Reaching new horizons for its research, NASA relies on… a large centrifuge. In an April 6 press release from the site, the American space agency announced the start of a collaboration with the young Californian company SpinLaunch. The aim is to test, from 2022, the capacities of the project carried out by the company: deliveries of satellites and objects in thanks to the kinetic force of a centrifuge. By signing one NASA will be able to provide its expertise while analyzing the possibilities offered by this innovative system.
An ecological and economical solution
Founded inSpinLaunch is committed to an ecological and economic evolution of space research. His system is based on a massive structure called a “mass accelerator”. ” (From where Orbital Mass Accelerator L100, in English). This titanic drum, 50 meters high and 33 meters in diameter, has a large arm inside it to which a projectile would be attached. The rotation of the arm, gradually gaining speed, would increase it of the object to be launched into space.
Once the velocity was high enough, the projectile was fired vertically from a tube next to the drum, similar to a. The force caused by the object’s rotation would potentially reach between 9,000 and 10,000 Gs. Lift off in a capsule equals 5 G
One of the advantages of the system developed by SpinLaunch is the ecological aspect: launches require around 70% less fuel than launchestraditional. The company’s CEO, Jonathan Yanley, reiterated that SpinLaunch is a viable alternative to SpinLaunch Pollution in the face of the constant increase in missions into space, with the dispatch such as Starlink or . These devices would therefore require less fuel to adjust their position once in low orbit.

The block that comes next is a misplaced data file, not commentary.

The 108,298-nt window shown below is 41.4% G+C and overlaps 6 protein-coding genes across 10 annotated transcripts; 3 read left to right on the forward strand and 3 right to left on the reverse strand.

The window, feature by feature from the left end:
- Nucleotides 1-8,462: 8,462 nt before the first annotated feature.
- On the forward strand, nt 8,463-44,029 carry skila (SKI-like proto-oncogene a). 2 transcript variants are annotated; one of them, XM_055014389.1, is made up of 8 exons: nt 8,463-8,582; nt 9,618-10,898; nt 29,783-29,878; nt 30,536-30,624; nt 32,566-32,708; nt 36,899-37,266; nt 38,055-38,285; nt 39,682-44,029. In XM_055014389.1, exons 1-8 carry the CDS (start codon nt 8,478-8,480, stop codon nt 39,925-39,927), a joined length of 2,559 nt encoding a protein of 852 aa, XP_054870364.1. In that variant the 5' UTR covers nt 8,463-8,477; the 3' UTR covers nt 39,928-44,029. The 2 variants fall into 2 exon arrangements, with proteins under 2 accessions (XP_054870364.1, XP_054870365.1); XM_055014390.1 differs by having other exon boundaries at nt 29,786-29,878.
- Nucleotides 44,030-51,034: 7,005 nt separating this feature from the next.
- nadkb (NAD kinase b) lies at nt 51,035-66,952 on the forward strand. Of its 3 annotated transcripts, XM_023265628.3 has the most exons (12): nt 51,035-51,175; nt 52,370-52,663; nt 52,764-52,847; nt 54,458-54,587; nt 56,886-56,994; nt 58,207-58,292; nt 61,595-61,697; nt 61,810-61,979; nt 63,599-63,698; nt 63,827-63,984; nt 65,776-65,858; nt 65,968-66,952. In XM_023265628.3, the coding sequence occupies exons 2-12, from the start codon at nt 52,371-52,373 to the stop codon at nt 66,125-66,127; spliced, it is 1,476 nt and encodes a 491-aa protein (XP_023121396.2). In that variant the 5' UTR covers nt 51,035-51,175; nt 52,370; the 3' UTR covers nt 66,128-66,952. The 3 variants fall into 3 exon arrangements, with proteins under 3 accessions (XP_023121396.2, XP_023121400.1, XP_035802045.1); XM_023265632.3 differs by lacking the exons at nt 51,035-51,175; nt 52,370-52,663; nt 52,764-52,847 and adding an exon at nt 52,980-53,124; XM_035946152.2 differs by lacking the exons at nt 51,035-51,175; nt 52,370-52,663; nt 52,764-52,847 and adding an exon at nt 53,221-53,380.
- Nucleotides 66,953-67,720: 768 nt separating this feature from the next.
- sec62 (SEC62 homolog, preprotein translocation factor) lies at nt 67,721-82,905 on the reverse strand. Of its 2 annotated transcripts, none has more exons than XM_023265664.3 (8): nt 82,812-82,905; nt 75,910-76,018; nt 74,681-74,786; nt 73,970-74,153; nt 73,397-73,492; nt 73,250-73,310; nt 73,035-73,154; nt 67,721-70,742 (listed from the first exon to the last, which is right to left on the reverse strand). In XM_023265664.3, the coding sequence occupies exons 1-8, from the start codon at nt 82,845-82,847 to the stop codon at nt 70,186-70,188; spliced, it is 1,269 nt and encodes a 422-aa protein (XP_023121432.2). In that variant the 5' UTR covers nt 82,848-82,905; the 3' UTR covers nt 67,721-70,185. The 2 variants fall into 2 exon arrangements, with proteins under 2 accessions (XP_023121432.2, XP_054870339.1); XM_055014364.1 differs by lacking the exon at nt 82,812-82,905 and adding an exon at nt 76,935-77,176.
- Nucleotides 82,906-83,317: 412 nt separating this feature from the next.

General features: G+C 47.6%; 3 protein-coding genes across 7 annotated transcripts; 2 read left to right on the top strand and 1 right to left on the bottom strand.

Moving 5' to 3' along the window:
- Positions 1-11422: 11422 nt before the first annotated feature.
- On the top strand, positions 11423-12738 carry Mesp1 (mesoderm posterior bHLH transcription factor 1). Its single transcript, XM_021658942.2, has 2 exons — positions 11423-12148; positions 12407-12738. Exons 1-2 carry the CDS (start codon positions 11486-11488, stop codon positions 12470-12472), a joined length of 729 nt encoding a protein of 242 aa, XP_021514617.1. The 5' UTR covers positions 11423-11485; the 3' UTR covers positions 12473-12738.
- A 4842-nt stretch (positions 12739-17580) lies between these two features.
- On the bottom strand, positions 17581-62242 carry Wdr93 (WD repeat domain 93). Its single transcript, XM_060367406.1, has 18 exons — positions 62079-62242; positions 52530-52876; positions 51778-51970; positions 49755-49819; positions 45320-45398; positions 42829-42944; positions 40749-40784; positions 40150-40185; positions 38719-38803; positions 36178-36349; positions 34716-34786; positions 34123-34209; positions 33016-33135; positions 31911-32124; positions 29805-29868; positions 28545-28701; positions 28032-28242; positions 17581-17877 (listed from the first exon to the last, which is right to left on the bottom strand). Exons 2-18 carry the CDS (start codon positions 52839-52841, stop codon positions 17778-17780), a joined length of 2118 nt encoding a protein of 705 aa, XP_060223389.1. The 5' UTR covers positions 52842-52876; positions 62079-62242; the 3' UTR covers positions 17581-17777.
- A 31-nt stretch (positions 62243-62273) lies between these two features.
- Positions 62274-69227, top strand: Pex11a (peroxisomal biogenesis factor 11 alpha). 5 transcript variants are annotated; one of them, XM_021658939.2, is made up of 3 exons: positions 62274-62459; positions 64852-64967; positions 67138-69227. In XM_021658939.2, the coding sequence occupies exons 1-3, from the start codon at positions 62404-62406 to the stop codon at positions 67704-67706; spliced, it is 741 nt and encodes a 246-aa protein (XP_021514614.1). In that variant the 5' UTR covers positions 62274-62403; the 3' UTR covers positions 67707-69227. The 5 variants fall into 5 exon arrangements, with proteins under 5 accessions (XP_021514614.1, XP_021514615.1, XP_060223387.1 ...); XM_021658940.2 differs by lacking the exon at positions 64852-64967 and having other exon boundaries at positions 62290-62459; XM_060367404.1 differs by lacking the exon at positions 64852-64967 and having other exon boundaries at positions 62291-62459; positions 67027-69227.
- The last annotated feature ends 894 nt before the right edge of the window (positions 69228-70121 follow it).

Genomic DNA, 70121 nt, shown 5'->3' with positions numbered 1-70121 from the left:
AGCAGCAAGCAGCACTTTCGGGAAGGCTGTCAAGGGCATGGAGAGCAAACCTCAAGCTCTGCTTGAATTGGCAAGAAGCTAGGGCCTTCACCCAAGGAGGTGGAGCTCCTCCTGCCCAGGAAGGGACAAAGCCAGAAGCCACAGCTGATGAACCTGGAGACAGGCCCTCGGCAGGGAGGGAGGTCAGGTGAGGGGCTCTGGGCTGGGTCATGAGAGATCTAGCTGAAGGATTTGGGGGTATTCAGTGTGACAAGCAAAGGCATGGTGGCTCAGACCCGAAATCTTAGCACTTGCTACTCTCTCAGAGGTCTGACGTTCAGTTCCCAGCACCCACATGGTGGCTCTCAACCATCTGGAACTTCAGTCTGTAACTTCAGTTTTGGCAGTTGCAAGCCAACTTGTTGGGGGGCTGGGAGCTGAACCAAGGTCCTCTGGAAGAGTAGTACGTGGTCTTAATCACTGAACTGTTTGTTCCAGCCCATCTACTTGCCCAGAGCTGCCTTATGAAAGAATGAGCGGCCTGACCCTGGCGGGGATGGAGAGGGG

At the same time, the SpinLaunch centrifuge should also be economical in order to enable satellites to be launched into space at lower costs. Depending on the vehicle used and the cargo transported, a probe into orbit can cost several million euros or even tens of millions of euros. So aalmost 20 tons of payload for the modest sum of 170 million euros. SpinLaunch aims to reduce these sizable fees with a cap of $500,000 per launch.
Launch imminent for SpinLaunch?
The SpinLaunch centrifuge is only in the trial phase, but a first test conducted in October 2021 showed the feasibility of the project. A three meter high object was hurled 10,000 meters above sea level at a speed of more than 8,000 kilometers per hour. A first success for the company after engineers pointed out that the centrifuge was only running at 20% of its theoretical maximum capacity.
The collaboration between NASA and SpinLaunch could speed up the development of the project. The company had previously indicated it would broadcast satellites starting at 200in space, the diameter of the centrifuge had to increase proportionately to reach a hundred meters. SpinLaunch and the space agency are expected to conduct an initial joint test sometime in 2022.